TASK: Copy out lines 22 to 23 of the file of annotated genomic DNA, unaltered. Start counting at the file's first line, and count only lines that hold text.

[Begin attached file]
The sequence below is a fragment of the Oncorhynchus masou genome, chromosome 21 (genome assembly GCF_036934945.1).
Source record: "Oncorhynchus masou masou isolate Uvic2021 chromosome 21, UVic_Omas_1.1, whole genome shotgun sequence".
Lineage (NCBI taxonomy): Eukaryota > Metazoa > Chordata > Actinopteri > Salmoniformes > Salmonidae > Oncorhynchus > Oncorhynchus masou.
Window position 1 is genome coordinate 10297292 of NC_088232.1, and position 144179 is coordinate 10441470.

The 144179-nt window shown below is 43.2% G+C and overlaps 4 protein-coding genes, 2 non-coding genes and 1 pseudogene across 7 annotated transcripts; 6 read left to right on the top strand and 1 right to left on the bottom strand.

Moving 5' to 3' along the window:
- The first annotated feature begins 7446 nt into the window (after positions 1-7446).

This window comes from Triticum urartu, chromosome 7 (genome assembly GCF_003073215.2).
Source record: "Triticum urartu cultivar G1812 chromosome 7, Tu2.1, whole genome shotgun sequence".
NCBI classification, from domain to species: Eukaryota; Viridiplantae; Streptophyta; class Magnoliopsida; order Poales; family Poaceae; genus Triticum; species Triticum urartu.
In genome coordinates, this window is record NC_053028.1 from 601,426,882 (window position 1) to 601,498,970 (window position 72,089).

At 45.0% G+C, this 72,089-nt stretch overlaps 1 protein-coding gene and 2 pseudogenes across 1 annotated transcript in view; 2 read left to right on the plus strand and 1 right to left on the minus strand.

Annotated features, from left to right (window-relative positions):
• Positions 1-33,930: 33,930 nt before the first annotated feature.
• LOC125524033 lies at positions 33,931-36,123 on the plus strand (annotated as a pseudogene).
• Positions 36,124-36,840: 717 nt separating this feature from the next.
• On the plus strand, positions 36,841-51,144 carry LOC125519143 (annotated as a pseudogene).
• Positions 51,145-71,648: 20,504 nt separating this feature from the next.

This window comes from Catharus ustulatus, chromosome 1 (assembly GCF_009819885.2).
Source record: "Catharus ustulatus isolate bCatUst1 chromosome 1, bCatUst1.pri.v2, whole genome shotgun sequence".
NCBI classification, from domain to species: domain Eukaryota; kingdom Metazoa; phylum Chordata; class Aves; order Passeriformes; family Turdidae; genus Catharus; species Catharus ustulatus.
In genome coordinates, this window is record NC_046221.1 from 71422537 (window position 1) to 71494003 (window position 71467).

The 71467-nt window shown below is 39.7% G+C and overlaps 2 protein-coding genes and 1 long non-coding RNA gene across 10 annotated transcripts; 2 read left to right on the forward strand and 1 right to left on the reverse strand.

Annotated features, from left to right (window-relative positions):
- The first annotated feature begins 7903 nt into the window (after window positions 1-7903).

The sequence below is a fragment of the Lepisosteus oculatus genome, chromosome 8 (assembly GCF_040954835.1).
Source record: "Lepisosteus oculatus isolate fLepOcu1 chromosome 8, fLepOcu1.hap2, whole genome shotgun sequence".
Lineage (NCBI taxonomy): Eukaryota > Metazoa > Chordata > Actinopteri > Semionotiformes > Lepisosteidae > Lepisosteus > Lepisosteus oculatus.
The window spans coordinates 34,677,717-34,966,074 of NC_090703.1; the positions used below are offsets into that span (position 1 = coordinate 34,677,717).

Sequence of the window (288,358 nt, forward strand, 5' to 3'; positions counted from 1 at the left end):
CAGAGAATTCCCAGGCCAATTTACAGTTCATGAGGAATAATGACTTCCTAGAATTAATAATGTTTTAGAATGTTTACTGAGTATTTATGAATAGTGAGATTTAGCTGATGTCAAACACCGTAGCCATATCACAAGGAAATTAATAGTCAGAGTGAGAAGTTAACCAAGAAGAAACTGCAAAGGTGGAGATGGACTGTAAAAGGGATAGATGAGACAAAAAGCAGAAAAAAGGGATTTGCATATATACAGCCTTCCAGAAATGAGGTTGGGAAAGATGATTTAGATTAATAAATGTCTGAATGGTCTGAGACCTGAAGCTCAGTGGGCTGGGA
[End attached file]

In genome coordinates, this window is record NC_046221.1 from 71422537 (window position 1) to 71494003 (window position 71467).

The 71467-nt window shown below is 39.7% G+C and overlaps 2 protein-coding genes and 1 long non-coding RNA gene across 10 annotated transcripts; 2 read left to right on the forward strand and 1 right to left on the reverse strand.